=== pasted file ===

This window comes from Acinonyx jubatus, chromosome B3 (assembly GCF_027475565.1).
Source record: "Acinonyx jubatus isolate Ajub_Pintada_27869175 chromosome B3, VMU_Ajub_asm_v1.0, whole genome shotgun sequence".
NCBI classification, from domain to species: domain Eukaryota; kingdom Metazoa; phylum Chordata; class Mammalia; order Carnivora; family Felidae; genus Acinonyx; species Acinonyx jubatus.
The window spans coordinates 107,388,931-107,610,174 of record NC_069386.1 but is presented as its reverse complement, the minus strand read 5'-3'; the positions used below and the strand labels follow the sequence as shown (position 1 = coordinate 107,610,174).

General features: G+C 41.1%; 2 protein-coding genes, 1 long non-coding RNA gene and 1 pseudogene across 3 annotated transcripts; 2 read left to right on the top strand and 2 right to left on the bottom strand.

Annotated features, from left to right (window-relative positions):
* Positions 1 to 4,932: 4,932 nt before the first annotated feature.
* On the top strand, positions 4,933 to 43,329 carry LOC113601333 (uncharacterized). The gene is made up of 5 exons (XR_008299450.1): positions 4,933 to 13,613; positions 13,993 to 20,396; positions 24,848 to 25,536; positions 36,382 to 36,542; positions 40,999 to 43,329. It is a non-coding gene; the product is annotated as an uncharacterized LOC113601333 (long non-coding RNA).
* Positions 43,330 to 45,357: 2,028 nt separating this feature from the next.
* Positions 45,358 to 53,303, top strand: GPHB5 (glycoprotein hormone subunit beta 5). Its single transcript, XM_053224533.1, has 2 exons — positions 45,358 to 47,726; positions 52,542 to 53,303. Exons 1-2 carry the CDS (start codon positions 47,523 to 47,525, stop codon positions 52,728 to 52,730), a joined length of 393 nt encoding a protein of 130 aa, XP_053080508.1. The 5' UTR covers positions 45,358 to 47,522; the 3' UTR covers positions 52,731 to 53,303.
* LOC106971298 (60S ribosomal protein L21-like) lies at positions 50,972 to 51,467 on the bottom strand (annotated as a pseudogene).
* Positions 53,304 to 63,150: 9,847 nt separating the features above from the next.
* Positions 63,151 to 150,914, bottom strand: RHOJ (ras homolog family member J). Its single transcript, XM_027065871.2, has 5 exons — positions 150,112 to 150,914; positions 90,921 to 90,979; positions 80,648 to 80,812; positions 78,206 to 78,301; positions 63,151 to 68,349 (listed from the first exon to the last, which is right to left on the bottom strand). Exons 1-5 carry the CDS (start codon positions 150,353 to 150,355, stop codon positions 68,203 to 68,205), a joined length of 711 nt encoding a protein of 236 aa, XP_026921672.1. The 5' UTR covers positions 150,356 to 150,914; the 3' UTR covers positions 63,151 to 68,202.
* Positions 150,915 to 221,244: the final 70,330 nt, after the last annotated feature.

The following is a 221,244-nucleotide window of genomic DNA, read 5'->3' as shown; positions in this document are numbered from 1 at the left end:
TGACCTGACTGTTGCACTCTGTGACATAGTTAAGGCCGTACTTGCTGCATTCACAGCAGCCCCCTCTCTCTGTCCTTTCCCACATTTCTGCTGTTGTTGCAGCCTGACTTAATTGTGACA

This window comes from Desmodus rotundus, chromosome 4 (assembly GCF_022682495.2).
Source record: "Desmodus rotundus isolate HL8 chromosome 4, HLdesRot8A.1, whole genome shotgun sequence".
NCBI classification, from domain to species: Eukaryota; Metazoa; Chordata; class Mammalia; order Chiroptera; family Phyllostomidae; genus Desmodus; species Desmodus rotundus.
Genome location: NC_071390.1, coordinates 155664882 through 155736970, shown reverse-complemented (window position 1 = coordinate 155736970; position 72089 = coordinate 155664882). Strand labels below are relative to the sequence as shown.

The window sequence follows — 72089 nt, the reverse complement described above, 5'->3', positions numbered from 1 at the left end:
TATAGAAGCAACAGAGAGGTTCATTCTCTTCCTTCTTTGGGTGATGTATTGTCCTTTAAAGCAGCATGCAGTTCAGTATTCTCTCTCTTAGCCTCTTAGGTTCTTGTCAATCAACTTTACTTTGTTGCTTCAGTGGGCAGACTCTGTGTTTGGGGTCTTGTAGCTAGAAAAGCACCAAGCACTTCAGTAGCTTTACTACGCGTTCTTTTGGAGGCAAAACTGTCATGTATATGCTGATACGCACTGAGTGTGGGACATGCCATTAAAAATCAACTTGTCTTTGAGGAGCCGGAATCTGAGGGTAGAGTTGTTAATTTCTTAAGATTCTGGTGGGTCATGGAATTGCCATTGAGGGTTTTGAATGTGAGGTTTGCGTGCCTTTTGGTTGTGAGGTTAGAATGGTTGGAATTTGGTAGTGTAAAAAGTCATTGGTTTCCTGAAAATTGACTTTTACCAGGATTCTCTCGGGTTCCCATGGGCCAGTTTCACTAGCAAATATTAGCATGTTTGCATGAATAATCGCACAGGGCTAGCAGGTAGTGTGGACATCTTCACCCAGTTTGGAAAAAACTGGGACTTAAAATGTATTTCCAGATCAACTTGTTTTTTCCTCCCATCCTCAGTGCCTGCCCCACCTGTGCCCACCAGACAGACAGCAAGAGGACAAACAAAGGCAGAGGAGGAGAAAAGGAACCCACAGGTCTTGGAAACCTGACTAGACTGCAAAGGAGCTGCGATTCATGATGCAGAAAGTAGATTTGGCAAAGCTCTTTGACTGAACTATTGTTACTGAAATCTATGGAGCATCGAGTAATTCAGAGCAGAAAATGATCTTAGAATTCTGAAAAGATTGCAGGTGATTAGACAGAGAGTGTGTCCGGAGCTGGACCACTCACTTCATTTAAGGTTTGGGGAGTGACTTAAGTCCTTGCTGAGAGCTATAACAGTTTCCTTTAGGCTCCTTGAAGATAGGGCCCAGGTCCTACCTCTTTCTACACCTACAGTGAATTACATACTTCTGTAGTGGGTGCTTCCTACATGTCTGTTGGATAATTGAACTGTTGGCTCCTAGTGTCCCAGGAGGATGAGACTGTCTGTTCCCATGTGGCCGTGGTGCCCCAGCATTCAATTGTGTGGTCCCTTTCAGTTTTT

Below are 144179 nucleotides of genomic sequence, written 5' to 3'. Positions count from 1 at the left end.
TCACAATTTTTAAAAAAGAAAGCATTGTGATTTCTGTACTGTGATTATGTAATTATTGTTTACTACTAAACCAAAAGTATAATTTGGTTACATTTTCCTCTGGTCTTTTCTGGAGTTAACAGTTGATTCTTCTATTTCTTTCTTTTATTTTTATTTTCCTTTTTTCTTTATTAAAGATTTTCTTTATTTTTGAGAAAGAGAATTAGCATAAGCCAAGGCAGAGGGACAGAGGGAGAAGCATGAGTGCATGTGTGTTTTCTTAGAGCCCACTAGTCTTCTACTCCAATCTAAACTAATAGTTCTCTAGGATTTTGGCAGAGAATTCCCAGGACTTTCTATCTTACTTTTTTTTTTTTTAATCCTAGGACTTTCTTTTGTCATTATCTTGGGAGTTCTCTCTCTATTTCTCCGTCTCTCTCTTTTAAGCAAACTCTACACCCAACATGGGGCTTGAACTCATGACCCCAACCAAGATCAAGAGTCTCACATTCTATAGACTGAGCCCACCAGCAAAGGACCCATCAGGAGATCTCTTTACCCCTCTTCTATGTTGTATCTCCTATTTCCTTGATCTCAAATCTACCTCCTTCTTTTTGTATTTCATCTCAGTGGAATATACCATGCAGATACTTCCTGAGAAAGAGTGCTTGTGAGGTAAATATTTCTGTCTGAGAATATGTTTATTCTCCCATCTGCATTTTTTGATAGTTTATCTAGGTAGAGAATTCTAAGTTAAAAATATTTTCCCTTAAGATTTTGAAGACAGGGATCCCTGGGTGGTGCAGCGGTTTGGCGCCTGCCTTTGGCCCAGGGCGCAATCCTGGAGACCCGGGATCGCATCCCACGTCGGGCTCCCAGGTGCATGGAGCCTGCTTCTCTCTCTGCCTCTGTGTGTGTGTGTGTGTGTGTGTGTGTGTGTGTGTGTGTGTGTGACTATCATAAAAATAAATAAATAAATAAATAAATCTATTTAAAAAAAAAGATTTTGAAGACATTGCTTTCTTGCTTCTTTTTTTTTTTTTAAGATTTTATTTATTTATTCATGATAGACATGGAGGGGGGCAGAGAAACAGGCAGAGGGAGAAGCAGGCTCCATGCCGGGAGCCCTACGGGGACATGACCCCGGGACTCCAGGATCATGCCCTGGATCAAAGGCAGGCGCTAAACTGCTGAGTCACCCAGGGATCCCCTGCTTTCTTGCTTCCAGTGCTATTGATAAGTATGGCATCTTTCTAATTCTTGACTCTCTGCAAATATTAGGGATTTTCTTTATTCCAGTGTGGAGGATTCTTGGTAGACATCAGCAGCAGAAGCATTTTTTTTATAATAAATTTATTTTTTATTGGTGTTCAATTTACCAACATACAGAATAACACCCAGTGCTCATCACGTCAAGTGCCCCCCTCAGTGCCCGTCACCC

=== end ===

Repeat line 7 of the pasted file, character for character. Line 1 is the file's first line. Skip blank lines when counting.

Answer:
* Positions 1 to 4,932: 4,932 nt before the first annotated feature.